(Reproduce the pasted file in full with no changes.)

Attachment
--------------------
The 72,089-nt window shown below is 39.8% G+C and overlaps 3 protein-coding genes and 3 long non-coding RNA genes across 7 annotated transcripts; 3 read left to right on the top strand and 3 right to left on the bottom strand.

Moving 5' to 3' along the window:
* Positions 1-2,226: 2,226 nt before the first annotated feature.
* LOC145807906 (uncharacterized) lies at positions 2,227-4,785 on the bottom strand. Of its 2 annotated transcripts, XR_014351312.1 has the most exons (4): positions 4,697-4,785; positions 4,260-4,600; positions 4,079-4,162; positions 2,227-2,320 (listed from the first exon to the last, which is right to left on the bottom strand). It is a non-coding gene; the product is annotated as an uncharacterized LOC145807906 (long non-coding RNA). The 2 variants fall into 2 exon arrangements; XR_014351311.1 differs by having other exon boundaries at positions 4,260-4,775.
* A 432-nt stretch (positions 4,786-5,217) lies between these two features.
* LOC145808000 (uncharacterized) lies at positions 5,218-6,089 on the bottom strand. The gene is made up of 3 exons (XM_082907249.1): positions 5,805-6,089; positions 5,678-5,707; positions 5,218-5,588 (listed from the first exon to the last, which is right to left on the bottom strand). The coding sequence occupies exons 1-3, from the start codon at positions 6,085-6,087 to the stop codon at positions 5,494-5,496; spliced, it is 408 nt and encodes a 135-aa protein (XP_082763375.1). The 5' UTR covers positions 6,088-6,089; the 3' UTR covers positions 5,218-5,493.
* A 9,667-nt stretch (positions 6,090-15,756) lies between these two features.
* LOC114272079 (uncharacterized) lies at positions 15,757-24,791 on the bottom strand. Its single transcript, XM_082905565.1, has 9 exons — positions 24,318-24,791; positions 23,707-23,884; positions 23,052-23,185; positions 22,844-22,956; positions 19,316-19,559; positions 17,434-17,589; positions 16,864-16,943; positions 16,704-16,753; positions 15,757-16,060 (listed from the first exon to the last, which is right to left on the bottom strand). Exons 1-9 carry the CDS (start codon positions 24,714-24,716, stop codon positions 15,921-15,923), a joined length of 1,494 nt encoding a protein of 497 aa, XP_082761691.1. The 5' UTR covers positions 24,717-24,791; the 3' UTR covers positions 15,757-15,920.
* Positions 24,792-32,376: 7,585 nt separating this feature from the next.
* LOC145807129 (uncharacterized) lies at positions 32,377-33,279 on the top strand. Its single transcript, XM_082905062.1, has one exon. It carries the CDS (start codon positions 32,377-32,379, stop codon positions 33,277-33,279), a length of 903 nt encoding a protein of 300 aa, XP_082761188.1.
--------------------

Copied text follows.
The 72,089-nt window shown below is 39.8% G+C and overlaps 3 protein-coding genes and 3 long non-coding RNA genes across 7 annotated transcripts; 3 read left to right on the top strand and 3 right to left on the bottom strand.

Moving 5' to 3' along the window:
* Positions 1-2,226: 2,226 nt before the first annotated feature.
* LOC145807906 (uncharacterized) lies at positions 2,227-4,785 on the bottom strand. Of its 2 annotated transcripts, XR_014351312.1 has the most exons (4): positions 4,697-4,785; positions 4,260-4,600; positions 4,079-4,162; positions 2,227-2,320 (listed from the first exon to the last, which is right to left on the bottom strand). It is a non-coding gene; the product is annotated as an uncharacterized LOC145807906 (long non-coding RNA). The 2 variants fall into 2 exon arrangements; XR_014351311.1 differs by having other exon boundaries at positions 4,260-4,775.
* A 432-nt stretch (positions 4,786-5,217) lies between these two features.
* LOC145808000 (uncharacterized) lies at positions 5,218-6,089 on the bottom strand. The gene is made up of 3 exons (XM_082907249.1): positions 5,805-6,089; positions 5,678-5,707; positions 5,218-5,588 (listed from the first exon to the last, which is right to left on the bottom strand). The coding sequence occupies exons 1-3, from the start codon at positions 6,085-6,087 to the stop codon at positions 5,494-5,496; spliced, it is 408 nt and encodes a 135-aa protein (XP_082763375.1). The 5' UTR covers positions 6,088-6,089; the 3' UTR covers positions 5,218-5,493.
* A 9,667-nt stretch (positions 6,090-15,756) lies between these two features.
* LOC114272079 (uncharacterized) lies at positions 15,757-24,791 on the bottom strand. Its single transcript, XM_082905565.1, has 9 exons — positions 24,318-24,791; positions 23,707-23,884; positions 23,052-23,185; positions 22,844-22,956; positions 19,316-19,559; positions 17,434-17,589; positions 16,864-16,943; positions 16,704-16,753; positions 15,757-16,060 (listed from the first exon to the last, which is right to left on the bottom strand). Exons 1-9 carry the CDS (start codon positions 24,714-24,716, stop codon positions 15,921-15,923), a joined length of 1,494 nt encoding a protein of 497 aa, XP_082761691.1. The 5' UTR covers positions 24,717-24,791; the 3' UTR covers positions 15,757-15,920.
* Positions 24,792-32,376: 7,585 nt separating this feature from the next.
* LOC145807129 (uncharacterized) lies at positions 32,377-33,279 on the top strand. Its single transcript, XM_082905062.1, has one exon. It carries the CDS (start codon positions 32,377-32,379, stop codon positions 33,277-33,279), a length of 903 nt encoding a protein of 300 aa, XP_082761188.1.